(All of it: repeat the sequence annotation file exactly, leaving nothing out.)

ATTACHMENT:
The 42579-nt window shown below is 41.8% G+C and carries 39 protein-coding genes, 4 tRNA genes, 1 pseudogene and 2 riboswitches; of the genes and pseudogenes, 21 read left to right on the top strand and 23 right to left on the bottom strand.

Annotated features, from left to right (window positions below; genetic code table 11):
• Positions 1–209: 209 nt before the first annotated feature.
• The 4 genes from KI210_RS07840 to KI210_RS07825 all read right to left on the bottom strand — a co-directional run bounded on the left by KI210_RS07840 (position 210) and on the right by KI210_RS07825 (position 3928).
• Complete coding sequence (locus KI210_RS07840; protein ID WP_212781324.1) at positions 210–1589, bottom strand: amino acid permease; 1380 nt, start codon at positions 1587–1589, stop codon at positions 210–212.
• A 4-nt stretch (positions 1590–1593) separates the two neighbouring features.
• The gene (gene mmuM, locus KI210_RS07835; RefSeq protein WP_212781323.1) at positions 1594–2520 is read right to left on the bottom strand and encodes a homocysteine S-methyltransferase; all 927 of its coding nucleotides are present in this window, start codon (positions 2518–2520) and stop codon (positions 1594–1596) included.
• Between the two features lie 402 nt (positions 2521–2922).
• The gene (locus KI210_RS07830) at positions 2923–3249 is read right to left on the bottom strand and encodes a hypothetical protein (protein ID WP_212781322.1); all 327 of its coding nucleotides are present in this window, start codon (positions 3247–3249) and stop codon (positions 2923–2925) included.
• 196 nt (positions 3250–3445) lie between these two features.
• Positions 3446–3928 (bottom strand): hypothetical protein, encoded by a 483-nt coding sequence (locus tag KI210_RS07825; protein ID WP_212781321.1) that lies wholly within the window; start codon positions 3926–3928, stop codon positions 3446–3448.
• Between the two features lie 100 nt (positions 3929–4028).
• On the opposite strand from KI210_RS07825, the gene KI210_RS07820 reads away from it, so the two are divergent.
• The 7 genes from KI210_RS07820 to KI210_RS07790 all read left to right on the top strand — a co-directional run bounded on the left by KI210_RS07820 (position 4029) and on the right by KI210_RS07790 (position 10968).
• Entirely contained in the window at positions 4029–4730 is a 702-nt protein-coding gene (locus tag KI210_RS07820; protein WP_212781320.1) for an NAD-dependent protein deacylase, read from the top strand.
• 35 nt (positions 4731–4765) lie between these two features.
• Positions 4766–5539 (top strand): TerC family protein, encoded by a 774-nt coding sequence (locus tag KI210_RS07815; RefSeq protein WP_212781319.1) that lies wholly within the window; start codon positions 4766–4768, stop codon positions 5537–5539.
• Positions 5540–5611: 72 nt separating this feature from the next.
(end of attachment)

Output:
The 42579-nt window shown below is 41.8% G+C and carries 39 protein-coding genes, 4 tRNA genes, 1 pseudogene and 2 riboswitches; of the genes and pseudogenes, 21 read left to right on the top strand and 23 right to left on the bottom strand.

Annotated features, from left to right (window positions below; genetic code table 11):
• Positions 1–209: 209 nt before the first annotated feature.
• The 4 genes from KI210_RS07840 to KI210_RS07825 all read right to left on the bottom strand — a co-directional run bounded on the left by KI210_RS07840 (position 210) and on the right by KI210_RS07825 (position 3928).
• Complete coding sequence (locus KI210_RS07840; protein ID WP_212781324.1) at positions 210–1589, bottom strand: amino acid permease; 1380 nt, start codon at positions 1587–1589, stop codon at positions 210–212.
• A 4-nt stretch (positions 1590–1593) separates the two neighbouring features.
• The gene (gene mmuM, locus KI210_RS07835; RefSeq protein WP_212781323.1) at positions 1594–2520 is read right to left on the bottom strand and encodes a homocysteine S-methyltransferase; all 927 of its coding nucleotides are present in this window, start codon (positions 2518–2520) and stop codon (positions 1594–1596) included.
• Between the two features lie 402 nt (positions 2521–2922).
• The gene (locus KI210_RS07830) at positions 2923–3249 is read right to left on the bottom strand and encodes a hypothetical protein (protein ID WP_212781322.1); all 327 of its coding nucleotides are present in this window, start codon (positions 3247–3249) and stop codon (positions 2923–2925) included.
• 196 nt (positions 3250–3445) lie between these two features.
• Positions 3446–3928 (bottom strand): hypothetical protein, encoded by a 483-nt coding sequence (locus tag KI210_RS07825; protein ID WP_212781321.1) that lies wholly within the window; start codon positions 3926–3928, stop codon positions 3446–3448.
• Between the two features lie 100 nt (positions 3929–4028).
• On the opposite strand from KI210_RS07825, the gene KI210_RS07820 reads away from it, so the two are divergent.
• The 7 genes from KI210_RS07820 to KI210_RS07790 all read left to right on the top strand — a co-directional run bounded on the left by KI210_RS07820 (position 4029) and on the right by KI210_RS07790 (position 10968).
• Entirely contained in the window at positions 4029–4730 is a 702-nt protein-coding gene (locus tag KI210_RS07820; protein WP_212781320.1) for an NAD-dependent protein deacylase, read from the top strand.
• 35 nt (positions 4731–4765) lie between these two features.
• Positions 4766–5539 (top strand): TerC family protein, encoded by a 774-nt coding sequence (locus tag KI210_RS07815; RefSeq protein WP_212781319.1) that lies wholly within the window; start codon positions 4766–4768, stop codon positions 5537–5539.
• Positions 5540–5611: 72 nt separating this feature from the next.